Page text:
Facts of breast cancer
Arm yourself with knowledge about breast cancer
Many breast cancer survivors say that arming yourself with information—from your doctor, a breast cancer support group, and reputable organizations like those referenced below—is one of the most important things to do when fighting breast cancer.
The first signs of breast cancer typically show up on a mammogram before being felt by the woman or doctor. But symptoms of a tumor could be a painless mass. Other symptoms include breast swelling, distortion, tenderness, irritation, nipple discharge and redness, and other abnormalities in the breast or underarm area. If you experience any of these signs, make an appointment with your health care provider right away. Susan G. Komen for the Cure
Second only to skin cancer, breast cancer is the most common cancer in women in the United States, no matter race or ethnicity. Centers for Disease Control and Prevention
One in 8 women born today, or about 12 percent, will get breast cancer. SEER Cancer Statistics Review
40,480 women and 450 men are expected to die in 2008 from breast cancer. American Cancer Society
An estimated 182,460 new cases of invasive breast cancer and 67,770 new cases of in situ (non-invasive) breast cancer are expected to occur among U.S. women in 2008. American Cancer Society
1,270 women are estimated to be diagnosed with breast cancer in Nevada by the end of 2008. American Cancer Society
Famous breast cancer survivors include actress Edie Falco of The Sopranos, singer Melissa Etheridge, activist Gloria Steinem, singer Olivia Newton-John, Charlie’s Angels stars Kate Jackson and Jaclyn Smith, singer Sheryl Crow, Golden Girl Rue McLanahan, actress Christina Applegate, singer Kylie Minogue, Suzanne Somers, Supreme Court Justice Sandra Day O’Connor, singer Marianne Faithful, Shirley Temple Black, and journalist Cokie Roberts.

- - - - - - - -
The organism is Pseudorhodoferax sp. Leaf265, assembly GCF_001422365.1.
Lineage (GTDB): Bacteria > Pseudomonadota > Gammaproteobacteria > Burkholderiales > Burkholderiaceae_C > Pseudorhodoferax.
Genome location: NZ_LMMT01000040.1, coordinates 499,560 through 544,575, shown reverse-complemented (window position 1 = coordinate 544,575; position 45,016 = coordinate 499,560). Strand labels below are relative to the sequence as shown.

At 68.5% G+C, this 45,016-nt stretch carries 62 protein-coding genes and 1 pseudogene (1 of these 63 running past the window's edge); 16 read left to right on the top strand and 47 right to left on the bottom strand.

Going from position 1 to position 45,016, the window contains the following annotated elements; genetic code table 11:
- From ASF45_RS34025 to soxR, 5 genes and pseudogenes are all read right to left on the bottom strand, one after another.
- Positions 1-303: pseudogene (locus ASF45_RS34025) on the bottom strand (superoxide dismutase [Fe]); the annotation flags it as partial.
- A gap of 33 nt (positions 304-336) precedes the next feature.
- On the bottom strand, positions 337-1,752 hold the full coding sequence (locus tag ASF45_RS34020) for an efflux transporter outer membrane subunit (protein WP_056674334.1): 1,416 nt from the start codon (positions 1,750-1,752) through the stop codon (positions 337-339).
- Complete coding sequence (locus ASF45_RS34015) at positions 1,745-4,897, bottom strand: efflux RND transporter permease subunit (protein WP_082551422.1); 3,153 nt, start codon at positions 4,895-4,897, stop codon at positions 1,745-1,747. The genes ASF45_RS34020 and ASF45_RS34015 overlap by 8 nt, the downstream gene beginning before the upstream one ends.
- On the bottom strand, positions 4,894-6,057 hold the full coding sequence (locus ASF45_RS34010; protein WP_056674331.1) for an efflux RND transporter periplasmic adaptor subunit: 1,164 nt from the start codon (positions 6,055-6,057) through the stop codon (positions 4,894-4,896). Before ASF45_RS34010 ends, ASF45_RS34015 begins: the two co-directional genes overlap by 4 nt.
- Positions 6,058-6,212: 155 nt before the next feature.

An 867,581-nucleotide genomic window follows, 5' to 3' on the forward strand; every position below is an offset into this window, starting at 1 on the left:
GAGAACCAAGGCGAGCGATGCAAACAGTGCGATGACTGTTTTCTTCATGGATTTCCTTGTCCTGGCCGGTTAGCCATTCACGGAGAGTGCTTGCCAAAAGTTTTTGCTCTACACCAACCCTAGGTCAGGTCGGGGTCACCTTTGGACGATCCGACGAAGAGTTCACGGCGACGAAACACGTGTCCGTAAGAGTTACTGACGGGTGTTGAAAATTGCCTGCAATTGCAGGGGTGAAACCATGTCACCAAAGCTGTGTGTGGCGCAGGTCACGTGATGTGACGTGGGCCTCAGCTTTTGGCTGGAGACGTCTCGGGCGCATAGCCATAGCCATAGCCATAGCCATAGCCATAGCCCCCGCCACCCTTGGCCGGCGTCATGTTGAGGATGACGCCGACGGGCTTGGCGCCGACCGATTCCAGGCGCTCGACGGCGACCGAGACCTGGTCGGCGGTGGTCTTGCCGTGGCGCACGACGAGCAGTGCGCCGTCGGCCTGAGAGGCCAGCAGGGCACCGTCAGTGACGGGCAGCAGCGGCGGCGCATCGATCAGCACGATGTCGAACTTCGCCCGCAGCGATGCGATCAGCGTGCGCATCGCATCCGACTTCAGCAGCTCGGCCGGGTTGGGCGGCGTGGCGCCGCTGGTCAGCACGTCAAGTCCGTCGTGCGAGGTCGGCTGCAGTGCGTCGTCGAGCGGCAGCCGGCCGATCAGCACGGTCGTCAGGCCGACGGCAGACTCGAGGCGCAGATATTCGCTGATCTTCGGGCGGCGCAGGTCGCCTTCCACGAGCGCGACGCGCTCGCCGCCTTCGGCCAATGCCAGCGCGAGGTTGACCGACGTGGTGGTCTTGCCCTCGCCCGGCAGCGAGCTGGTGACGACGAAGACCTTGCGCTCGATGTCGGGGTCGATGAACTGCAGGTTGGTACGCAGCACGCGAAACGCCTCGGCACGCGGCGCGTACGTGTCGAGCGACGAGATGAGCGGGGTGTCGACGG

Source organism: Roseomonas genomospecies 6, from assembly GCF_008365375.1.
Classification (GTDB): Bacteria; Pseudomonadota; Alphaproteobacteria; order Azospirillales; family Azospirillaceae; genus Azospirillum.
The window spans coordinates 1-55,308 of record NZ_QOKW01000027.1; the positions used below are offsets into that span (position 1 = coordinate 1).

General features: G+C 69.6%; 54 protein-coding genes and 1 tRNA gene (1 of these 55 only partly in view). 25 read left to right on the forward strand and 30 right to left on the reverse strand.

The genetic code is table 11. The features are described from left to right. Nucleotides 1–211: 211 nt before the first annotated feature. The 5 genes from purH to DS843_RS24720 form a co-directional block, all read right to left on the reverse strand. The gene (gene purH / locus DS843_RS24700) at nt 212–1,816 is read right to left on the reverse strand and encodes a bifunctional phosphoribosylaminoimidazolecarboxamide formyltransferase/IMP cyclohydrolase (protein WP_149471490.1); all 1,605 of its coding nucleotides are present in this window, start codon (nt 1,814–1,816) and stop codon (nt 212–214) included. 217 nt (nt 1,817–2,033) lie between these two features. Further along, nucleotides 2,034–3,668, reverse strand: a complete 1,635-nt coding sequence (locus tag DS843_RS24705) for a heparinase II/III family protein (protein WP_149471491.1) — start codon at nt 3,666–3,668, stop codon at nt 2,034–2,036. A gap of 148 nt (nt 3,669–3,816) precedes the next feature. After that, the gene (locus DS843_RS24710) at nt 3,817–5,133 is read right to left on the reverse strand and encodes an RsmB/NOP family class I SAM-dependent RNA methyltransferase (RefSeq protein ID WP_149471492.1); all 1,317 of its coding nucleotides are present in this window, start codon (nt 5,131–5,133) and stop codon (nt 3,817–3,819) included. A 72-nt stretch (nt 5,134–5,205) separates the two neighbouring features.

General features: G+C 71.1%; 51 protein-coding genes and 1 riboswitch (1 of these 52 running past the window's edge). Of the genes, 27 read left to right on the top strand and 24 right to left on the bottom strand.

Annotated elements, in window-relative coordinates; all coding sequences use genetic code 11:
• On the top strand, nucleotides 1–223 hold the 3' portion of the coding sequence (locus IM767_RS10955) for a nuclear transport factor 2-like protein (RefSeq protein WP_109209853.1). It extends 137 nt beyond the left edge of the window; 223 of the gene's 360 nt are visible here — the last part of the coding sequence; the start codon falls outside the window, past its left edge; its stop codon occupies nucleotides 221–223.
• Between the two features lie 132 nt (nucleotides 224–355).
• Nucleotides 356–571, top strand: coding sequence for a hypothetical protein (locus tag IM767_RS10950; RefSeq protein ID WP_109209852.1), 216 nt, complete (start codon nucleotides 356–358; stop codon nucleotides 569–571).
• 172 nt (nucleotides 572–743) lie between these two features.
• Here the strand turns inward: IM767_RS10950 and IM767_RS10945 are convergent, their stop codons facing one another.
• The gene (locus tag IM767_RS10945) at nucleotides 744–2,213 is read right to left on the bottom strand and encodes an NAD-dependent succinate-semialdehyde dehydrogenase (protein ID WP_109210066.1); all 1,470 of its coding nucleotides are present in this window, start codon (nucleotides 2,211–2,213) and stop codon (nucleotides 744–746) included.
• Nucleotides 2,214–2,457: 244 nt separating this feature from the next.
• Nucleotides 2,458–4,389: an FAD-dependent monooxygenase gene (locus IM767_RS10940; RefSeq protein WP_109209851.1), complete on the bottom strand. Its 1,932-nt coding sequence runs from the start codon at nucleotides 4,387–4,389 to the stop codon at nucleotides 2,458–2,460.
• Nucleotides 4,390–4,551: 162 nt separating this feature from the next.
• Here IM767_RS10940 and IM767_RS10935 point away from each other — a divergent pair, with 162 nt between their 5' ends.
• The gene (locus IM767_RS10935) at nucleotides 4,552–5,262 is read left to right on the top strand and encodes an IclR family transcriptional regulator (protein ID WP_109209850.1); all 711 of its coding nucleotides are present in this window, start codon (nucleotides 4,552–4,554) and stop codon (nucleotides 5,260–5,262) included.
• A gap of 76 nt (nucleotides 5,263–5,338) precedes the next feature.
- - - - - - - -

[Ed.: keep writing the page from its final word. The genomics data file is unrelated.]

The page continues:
Risk factors include getting older, being younger when you had your first period, starting menopause later, being older at the birth of your first child, never giving birth, not breastfeeding, a family history of breast cancer, being overweight, long-term use of hormone replacement therapy, using oral contraceptives, drinking more than one alcoholic drink a day, and not getting regular exercise. Division of Cancer Prevention and Control
Risk also increases for those with genetic mutations in the BRCA1 and BRCA2 genes. These mutations are present in less than 1 percent of the population, but those with an increased prevalence of them include: women of Ashkenazi Jewish descent, people with a family member who had breast cancer in both breasts, those whose mother or daughter has had breast cancer before age 50 or ovarian cancer at any age, those who’ve had a man in the family with breast cancer, and people under age 50 when diagnosed. Mayo Clinic
After increasing for more than 20 years, female breast cancer rates decreased by 3.5 percent per year from 2001-2004. That may be due to reduced use of hormone replacement therapy, which has been linked to the disease. It could also reflect the 3.5 percent drop to 66.4 percent of women 40 and older using mammography. American Cancer Society
Experts recommend that women 40 and older have a mammogram every year. If your mother or sister had breast cancer before menopause, you may need to get mammograms and annual clinical breast exams before age 40. All women should have clinical breast exams by a health provider at least every three years beginning at age 20 and every year after age 40. Susan G. Komen for the Cure